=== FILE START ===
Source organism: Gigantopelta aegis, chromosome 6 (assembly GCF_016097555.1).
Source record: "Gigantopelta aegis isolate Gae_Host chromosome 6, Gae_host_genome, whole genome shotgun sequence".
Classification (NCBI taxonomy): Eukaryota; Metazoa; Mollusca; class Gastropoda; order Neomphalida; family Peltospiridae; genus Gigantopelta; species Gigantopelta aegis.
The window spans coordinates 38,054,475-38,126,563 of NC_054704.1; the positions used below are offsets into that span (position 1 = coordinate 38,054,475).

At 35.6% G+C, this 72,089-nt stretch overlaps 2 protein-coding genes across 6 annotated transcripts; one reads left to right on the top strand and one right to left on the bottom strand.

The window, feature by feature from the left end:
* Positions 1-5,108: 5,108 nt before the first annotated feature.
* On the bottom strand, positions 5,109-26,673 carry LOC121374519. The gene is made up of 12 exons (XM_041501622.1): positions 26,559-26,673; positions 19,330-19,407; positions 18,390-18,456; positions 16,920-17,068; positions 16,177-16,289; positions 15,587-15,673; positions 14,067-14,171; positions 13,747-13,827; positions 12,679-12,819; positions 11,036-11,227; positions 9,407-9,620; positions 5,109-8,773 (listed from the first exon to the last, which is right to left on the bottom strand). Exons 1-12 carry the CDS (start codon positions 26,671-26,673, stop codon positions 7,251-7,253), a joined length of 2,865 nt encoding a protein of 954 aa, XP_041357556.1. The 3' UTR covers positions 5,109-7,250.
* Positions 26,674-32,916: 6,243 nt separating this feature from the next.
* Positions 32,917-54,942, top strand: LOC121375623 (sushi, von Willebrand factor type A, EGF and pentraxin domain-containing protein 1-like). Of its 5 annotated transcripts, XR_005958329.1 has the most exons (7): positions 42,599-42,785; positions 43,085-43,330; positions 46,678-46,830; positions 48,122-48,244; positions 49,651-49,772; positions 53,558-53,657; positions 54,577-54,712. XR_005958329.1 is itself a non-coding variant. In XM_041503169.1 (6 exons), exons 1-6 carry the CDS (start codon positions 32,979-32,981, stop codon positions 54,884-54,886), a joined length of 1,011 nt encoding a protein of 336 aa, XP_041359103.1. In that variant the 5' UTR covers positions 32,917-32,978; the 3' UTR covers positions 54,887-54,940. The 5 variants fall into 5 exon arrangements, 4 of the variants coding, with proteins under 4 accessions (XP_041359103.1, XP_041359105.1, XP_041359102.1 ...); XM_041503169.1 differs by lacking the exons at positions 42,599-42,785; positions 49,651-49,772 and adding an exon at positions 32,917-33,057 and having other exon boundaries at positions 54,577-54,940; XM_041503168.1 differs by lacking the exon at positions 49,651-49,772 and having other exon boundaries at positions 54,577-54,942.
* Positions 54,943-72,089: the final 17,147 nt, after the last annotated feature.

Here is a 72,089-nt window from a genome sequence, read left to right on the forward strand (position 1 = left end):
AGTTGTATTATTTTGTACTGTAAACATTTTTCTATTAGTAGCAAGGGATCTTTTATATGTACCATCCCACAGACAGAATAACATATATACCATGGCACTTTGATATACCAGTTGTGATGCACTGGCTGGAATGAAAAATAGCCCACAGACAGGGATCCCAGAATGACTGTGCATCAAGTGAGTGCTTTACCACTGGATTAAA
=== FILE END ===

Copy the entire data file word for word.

Source organism: Gigantopelta aegis, chromosome 6 (assembly GCF_016097555.1).
Source record: "Gigantopelta aegis isolate Gae_Host chromosome 6, Gae_host_genome, whole genome shotgun sequence".
Classification (NCBI taxonomy): Eukaryota; Metazoa; Mollusca; class Gastropoda; order Neomphalida; family Peltospiridae; genus Gigantopelta; species Gigantopelta aegis.
The window spans coordinates 38,054,475-38,126,563 of NC_054704.1; the positions used below are offsets into that span (position 1 = coordinate 38,054,475).

At 35.6% G+C, this 72,089-nt stretch overlaps 2 protein-coding genes across 6 annotated transcripts; one reads left to right on the top strand and one right to left on the bottom strand.

The window, feature by feature from the left end:
* Positions 1-5,108: 5,108 nt before the first annotated feature.
* On the bottom strand, positions 5,109-26,673 carry LOC121374519. The gene is made up of 12 exons (XM_041501622.1): positions 26,559-26,673; positions 19,330-19,407; positions 18,390-18,456; positions 16,920-17,068; positions 16,177-16,289; positions 15,587-15,673; positions 14,067-14,171; positions 13,747-13,827; positions 12,679-12,819; positions 11,036-11,227; positions 9,407-9,620; positions 5,109-8,773 (listed from the first exon to the last, which is right to left on the bottom strand). Exons 1-12 carry the CDS (start codon positions 26,671-26,673, stop codon positions 7,251-7,253), a joined length of 2,865 nt encoding a protein of 954 aa, XP_041357556.1. The 3' UTR covers positions 5,109-7,250.
* Positions 26,674-32,916: 6,243 nt separating this feature from the next.
* Positions 32,917-54,942, top strand: LOC121375623 (sushi, von Willebrand factor type A, EGF and pentraxin domain-containing protein 1-like). Of its 5 annotated transcripts, XR_005958329.1 has the most exons (7): positions 42,599-42,785; positions 43,085-43,330; positions 46,678-46,830; positions 48,122-48,244; positions 49,651-49,772; positions 53,558-53,657; positions 54,577-54,712. XR_005958329.1 is itself a non-coding variant. In XM_041503169.1 (6 exons), exons 1-6 carry the CDS (start codon positions 32,979-32,981, stop codon positions 54,884-54,886), a joined length of 1,011 nt encoding a protein of 336 aa, XP_041359103.1. In that variant the 5' UTR covers positions 32,917-32,978; the 3' UTR covers positions 54,887-54,940. The 5 variants fall into 5 exon arrangements, 4 of the variants coding, with proteins under 4 accessions (XP_041359103.1, XP_041359105.1, XP_041359102.1 ...); XM_041503169.1 differs by lacking the exons at positions 42,599-42,785; positions 49,651-49,772 and adding an exon at positions 32,917-33,057 and having other exon boundaries at positions 54,577-54,940; XM_041503168.1 differs by lacking the exon at positions 49,651-49,772 and having other exon boundaries at positions 54,577-54,942.
* Positions 54,943-72,089: the final 17,147 nt, after the last annotated feature.

Here is a 72,089-nt window from a genome sequence, read left to right on the forward strand (position 1 = left end):
AGTTGTATTATTTTGTACTGTAAACATTTTTCTATTAGTAGCAAGGGATCTTTTATATGTACCATCCCACAGACAGAATAACATATATACCATGGCACTTTGATATACCAGTTGTGATGCACTGGCTGGAATGAAAAATAGCCCACAGACAGGGATCCCAGAATGACTGTGCATCAAGTGAGTGCTTTACCACTGGATTAAA